UCB vets Jocelyn DeBoer and Dawn Luebbe compose, direct and celebrity in a crazy, candy-colored hellscape
There’s a certain form of comedy fan probably to embrace a satire featuring lines like, “I don’t mean to become a indigenous American-giver, nevertheless now that my only youngster is your dog, would it not be feasible to obtain straight back the child we gave you?”
If this head-spinning amount of absurdity is the thing, “Greener Grass” will likely be, too. Writer-director-costar group Jocelyn DeBoer and Dawn Luebbe (previous people in Upright Citizens Brigade) are sharp parodists, plus they spare no body within their evisceration of residential district superficiality. But they’ve expanded this project from their initial brief movie, as well as the lengthier therapy may incite some moments of okay-we-get-it antsiness from more impatient audiences.
The movie’s biggest asset is DeBoer, whom plays sweetly dim soccer mother Jill by having a commitment that’s alternately terrifying and heartbreaking. Jill, who works painfully difficult to fulfill her community’s ideal, constantly wears an eager look and an ensemble that is perfect.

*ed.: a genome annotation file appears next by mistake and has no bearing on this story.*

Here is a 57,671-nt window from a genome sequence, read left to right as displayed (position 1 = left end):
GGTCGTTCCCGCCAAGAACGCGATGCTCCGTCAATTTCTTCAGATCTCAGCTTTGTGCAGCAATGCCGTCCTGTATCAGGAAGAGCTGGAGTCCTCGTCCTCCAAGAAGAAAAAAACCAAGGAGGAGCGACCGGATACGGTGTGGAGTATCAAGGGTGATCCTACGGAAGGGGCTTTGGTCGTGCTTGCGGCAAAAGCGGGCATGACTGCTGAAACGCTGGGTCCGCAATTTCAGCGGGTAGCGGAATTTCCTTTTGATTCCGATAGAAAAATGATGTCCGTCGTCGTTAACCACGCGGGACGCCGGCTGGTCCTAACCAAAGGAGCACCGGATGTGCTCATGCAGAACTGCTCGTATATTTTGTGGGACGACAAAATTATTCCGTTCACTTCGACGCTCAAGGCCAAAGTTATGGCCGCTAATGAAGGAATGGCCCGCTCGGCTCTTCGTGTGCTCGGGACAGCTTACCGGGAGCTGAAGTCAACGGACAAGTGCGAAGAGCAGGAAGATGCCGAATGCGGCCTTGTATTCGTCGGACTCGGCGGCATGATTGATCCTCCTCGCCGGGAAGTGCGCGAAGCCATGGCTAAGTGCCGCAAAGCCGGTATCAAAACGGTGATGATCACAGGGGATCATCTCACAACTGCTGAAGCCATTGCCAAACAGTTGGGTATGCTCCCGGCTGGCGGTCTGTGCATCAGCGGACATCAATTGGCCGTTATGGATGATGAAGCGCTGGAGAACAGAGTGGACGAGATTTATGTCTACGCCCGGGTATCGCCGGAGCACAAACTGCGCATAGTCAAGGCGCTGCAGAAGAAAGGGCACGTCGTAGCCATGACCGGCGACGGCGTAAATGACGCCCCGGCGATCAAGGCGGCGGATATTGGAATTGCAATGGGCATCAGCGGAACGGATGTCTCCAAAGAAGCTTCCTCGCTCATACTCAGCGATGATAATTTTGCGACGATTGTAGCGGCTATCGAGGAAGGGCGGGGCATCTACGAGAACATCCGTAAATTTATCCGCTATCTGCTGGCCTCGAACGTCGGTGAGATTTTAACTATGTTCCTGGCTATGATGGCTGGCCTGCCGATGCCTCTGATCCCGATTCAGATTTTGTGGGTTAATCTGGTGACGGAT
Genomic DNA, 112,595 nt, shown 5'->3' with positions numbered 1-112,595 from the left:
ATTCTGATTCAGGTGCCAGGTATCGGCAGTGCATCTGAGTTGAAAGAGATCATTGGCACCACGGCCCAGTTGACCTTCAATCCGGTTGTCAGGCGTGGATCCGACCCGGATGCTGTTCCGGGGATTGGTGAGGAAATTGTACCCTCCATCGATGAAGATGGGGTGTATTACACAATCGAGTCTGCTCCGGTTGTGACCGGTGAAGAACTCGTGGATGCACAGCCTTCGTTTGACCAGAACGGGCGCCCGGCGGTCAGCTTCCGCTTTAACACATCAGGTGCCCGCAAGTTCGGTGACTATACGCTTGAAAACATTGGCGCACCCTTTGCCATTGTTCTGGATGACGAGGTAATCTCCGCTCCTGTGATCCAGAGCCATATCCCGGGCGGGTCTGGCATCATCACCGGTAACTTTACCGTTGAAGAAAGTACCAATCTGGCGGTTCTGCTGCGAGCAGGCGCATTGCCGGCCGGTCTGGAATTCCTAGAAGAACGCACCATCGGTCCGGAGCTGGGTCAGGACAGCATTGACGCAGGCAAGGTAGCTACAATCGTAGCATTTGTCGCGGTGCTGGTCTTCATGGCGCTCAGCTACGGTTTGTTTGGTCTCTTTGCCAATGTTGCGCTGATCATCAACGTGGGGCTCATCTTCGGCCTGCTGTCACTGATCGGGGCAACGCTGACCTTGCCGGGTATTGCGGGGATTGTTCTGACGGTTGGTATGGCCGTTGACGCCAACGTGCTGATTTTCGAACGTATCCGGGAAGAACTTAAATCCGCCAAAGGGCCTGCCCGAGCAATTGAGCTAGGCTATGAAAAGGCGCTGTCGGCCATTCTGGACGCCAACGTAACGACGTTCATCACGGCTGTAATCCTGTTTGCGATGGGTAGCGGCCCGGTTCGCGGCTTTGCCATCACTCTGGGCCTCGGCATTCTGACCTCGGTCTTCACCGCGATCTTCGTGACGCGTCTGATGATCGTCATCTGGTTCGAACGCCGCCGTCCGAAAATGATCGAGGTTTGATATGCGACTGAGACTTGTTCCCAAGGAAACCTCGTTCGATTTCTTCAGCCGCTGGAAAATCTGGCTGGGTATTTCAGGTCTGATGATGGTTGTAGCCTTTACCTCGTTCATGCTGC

It is difficult to steadfastly keep up with one’s next-door neighbors, but no body would desire ignoring the strict requirements. The people (including Beck Bennett and Neil Casey from “SNL”) wear pastel golf shirts and madras shorts while barbecuing with hearty cheer inside their lush backyards. Their children, who possess names like Citronella and Marriott, will literally do whatever needs doing to please their teacher that is stern Carden, “The Good Place”) and anxious moms and dads.
Plus the females (including Mary Holland, “Veep”) work full-time to fit right in, putting on braces to repair the nonexistent flaws on the perfect teeth, driving golf that is color-matched to operate errands, cooking Pinterest-worthy dishes, and organizing immaculate domiciles that appear to be Ethan Allen showrooms.